JULIE BERTRAND/Independent reporter
Given the provincial government’s budget policies, Clearview School Division will have no other way than having to operate with less money for the 2011-2012 school year.
While the province has announced increased base instruction rates by 4.4 per cent for the upcoming scholar year, projected decline in enrolment, plus freezes or cuts to other provincial funding will mean expenses exceeding revenues for many Clearview schools and other operations, according to projections taken up recently by the board of the school division.
“Overall, we believe that our student enrolment is projected to be down by 70 students next year versus this year,” said John Bailey, superintendent of Clearview Public Schools.
“That hurts us because funding is based on the number of students.”
Overall revenue is projected to be down by about $528,000 or 1.74 per cent, from about $30,282,000 to $29,753,000.
“We’re looking at an extremely tight budget year, based on everything we know now,” said Bailey.
“The board gave us the direction to try and maintain services as much as possible where it makes sense, to draw down reserves that the school division and the schools have, to cover costs and to also continue to be prudent and responsible in our management.”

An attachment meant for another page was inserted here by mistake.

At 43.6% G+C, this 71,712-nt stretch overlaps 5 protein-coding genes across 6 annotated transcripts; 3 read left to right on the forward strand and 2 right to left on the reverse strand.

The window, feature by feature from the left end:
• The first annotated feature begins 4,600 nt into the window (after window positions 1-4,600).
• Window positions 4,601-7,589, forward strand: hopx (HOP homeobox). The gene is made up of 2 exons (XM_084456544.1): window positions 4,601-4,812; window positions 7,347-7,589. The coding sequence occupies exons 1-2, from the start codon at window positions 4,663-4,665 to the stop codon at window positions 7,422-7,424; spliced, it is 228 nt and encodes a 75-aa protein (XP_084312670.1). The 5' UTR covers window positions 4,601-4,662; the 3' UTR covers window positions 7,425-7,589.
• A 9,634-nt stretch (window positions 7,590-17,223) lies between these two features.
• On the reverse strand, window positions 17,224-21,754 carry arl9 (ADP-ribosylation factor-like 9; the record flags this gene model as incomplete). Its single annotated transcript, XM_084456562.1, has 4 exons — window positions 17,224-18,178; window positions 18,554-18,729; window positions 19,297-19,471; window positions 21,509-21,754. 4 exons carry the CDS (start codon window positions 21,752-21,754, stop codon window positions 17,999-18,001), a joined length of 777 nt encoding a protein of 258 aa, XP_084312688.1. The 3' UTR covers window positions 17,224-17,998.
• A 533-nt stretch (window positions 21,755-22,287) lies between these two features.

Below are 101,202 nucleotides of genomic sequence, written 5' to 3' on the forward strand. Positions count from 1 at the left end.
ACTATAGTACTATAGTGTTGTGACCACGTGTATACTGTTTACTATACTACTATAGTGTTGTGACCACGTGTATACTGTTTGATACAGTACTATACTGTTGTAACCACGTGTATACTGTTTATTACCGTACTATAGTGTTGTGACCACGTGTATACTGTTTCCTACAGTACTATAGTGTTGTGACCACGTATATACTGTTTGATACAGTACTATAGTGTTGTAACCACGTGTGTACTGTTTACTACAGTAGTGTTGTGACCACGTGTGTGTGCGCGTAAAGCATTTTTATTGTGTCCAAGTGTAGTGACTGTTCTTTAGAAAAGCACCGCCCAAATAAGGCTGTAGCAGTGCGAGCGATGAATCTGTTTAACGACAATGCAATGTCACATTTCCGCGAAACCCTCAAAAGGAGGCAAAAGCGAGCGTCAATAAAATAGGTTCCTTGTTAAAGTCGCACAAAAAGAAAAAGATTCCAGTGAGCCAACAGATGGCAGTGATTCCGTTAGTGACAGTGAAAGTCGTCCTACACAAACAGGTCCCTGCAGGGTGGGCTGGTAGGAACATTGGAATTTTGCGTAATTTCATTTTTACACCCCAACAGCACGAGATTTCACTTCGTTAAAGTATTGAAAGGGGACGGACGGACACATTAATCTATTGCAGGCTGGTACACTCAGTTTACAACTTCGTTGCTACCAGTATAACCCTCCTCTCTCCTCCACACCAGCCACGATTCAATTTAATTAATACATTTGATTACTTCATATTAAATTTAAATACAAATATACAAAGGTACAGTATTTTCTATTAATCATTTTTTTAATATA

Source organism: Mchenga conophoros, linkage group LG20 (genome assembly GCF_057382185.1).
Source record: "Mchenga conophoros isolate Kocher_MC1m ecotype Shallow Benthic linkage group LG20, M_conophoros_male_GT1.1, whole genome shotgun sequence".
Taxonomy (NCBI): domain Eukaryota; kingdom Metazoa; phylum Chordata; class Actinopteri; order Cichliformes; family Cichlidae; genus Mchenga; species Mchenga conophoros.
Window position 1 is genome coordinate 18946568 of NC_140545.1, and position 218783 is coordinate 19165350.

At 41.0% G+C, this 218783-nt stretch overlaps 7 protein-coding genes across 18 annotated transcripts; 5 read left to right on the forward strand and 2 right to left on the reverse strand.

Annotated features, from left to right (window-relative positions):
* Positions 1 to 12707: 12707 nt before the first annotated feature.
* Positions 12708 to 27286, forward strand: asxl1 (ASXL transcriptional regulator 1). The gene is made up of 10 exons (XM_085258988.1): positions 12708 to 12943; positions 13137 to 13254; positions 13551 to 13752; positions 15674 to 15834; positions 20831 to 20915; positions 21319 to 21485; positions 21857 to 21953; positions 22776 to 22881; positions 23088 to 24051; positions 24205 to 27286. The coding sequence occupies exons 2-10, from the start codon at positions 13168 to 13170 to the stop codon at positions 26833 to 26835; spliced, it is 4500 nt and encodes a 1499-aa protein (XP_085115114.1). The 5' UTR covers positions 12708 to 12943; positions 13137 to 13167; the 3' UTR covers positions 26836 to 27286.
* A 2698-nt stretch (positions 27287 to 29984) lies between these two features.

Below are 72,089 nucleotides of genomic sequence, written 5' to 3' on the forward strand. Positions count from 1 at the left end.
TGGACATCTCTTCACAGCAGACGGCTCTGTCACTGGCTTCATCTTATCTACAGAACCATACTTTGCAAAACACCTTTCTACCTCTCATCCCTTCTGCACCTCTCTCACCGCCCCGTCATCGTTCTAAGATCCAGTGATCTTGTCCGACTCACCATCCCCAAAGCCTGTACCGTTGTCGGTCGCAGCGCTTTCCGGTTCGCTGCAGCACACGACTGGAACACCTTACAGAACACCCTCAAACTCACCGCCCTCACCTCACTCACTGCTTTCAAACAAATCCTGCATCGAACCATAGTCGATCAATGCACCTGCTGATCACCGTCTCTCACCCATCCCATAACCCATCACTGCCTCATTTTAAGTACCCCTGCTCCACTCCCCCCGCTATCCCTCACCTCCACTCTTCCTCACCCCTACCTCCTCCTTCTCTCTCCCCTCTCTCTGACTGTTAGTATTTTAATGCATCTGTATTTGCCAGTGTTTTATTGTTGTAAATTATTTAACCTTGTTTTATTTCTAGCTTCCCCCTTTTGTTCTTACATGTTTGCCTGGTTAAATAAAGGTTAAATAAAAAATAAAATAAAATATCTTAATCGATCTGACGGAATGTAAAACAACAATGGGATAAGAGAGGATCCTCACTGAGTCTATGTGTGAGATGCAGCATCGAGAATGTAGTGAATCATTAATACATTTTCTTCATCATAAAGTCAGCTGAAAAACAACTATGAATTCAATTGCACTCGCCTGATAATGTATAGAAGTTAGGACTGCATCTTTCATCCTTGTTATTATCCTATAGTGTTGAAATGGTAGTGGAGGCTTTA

On top of the funding cuts, Clearview will have to increase teachers’ wages by 4.54 per cent, respecting the clauses for the last year of a five year provincial agreement to tie teacher wage increases to the Alberta Average Weekly Earnings Index.
The board is also due to start renegotiating salaries with its support staff.
“We don’t know yet where that will end up. The government doesn’t fund that. They only fund for teachers,” said Bailey.
About half of Clearview’s total budget goes to teacher salaries and benefits, while the rest goes to support staff salaries and benefits, and all non-staff costs.
Clearview will have to watch fuel prices as well, as a price increase could also mean less money for the school board.
“We’re making the best guess we can. We may be wrong about the projected numbers. It may be less than that, it may be more than that,” concluded Bailey.